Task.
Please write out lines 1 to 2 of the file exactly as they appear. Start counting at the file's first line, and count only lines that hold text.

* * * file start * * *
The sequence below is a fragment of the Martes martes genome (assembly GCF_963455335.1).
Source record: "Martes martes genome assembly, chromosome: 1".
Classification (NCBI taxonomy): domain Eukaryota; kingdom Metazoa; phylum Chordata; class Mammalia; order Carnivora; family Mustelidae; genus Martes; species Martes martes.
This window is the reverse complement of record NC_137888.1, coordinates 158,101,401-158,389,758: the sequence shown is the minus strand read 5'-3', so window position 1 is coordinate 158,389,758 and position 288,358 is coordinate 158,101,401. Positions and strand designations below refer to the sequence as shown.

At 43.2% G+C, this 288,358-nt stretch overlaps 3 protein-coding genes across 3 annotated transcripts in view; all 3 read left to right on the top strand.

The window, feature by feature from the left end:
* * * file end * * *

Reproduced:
The sequence below is a fragment of the Martes martes genome (assembly GCF_963455335.1).
Source record: "Martes martes genome assembly, chromosome: 1".